Oh Pep! Aim for the Big Leagues With an Ambitious Folk-Pop Debut
Peppy in yellow: Olivia Hally and Pepita Emmerichs
It's hard to think of a more appropriate introduction to Oh Pep! than "Bushwick," the opening track from the Australian folk-pop outfit's debut album, Stadium Cake. Starting off slow and spare — all delicate strumming and hushed vocals — it soon grows into something fast, boisterous, and baroque, a statement of intent that highlights the group's ambition to be more than just a folk act. About the difficulty of finding your way as a twentysomething (even Australians view Bushwick as a signifier of youth, apparently), it's the kind of song that doesn't require an appreciation of slide guitars and banjos to dig.
Olivia Hally and Pepita Emmerichs, both 24, have been playing together since they met at secondary school in Melbourne, and their comfort with each other is appealingly apparent throughout the album's 44 minutes. Having already released three EPs — Oh Pep!, II, and Living — since 2012, this band is working on pushing its sound, previously more traditionally folk, in new directions. If you've listened to indie rock over the past two-plus decades, you've encountered your fair share of folk-inspired acts, like Bon Iver and Band of Horses, or straight-up contemporary folk acts, like Lord Huron and the Avett Brothers. There are obvious similarities between Oh Pep! and some of these artists — acoustic instrumentation, a deep reliance on harmonies, plenty of twang — but on their newest endeavor, released June 24, Hally and Emmerichs don't seem particularly interested in following suit. Dreams of No. 1 singles may not be dancing through their heads, but they clearly have an eye on crossing over and proving that folk can be more cosmopolitan.
From the get-go it's clear that Stadium Cake is a pop album; it's simply crafted, using the tools of folk, bluegrass, and country. Uptempo earworms like "The Race," for instance, could have been recorded by Demi Lovato, though she probably would have forgone the fiddle and mandolin. And even slower tracks, like the torch song "Crazy Feels," have a belt-me-out quality. This is due to Hally's piercing voice, reminiscent of Rilo Kiley–era Jenny Lewis and a clear highlight of every track. On Facebook, the group describe their sound as "sometimes foot-stomping, somewhat heart-breaking," and, at their best, it's an apt assessment.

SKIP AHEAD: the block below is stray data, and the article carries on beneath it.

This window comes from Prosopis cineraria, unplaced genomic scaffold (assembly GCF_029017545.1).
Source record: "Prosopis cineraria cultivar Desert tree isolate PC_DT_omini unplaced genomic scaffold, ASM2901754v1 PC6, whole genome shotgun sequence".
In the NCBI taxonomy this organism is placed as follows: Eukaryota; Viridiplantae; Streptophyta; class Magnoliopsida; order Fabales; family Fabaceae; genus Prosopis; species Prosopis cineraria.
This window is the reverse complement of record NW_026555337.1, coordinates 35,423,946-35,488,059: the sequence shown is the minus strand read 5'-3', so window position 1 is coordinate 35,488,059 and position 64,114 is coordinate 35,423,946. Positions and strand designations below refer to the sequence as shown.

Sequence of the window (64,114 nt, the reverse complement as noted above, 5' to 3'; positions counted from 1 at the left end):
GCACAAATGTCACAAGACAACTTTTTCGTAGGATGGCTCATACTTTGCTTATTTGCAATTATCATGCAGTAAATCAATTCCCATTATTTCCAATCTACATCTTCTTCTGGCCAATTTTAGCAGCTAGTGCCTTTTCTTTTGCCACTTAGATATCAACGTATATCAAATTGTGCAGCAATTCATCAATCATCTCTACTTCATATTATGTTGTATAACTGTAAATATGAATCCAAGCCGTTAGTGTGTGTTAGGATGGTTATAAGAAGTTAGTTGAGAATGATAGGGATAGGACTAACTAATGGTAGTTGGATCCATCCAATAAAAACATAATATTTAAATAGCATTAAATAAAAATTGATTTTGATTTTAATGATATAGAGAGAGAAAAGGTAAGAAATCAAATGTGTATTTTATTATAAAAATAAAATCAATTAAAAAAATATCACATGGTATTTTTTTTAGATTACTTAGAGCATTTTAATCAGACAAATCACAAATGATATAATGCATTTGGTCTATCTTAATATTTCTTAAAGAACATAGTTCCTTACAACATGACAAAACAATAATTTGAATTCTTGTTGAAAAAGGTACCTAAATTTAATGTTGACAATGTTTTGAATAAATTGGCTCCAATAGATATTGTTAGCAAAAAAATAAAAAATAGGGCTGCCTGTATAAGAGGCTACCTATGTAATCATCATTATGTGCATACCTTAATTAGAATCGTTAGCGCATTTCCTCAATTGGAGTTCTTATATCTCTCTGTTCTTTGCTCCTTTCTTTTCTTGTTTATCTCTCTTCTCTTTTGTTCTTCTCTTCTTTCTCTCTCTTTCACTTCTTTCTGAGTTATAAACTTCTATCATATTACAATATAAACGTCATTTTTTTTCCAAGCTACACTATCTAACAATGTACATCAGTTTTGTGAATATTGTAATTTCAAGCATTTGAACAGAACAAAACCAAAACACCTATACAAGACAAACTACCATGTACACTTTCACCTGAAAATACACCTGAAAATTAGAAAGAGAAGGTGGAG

Each of Stadium Cake's twelve songs houses a whole lot of craft. Recording the album in Nova Scotia, the band worked in multi-track for the first time. Songs like "Wanting" are packed with horns, pianos, and syncopated drum loops; such ornate instrumentation often creates impressively intricate soundscapes. There's also a welcome unpredictability to many of the tracks — "Only Everyone" starts at a crawl before mutating into a lush, swaying Dirty Projectors–esque number — that shows Oh Pep!'s willingness to experiment with structure.
Taken too far, though, these virtues become cloying. The band could have focused on the hook of "Doctor Doctor" — "I know what I want and it's not what I need" — rather than drowning the track in dense layers of strings, intricate banjo picking, and harmonies. And, clocking in at a little over five minutes, album centerpiece "Tea, Milk and Honey," with its random assortment of crescendos and breakdowns, is a slog to get through. Meanwhile, lyrics about the emotional roller coaster of early adulthood, mostly addressing an unnamed "you," could have dug deeper, or used a bit more finesse.
Oh Pep! have crafted a engaging album of folk-pop, one that'll be good for fans of the genre to put on repeat this summer. Only thing is, they clearly set out to surpass this audience. Hally and Emmerichs aren't where they want to be just yet, but keep an eye on them: There are sure signs that they can get there.
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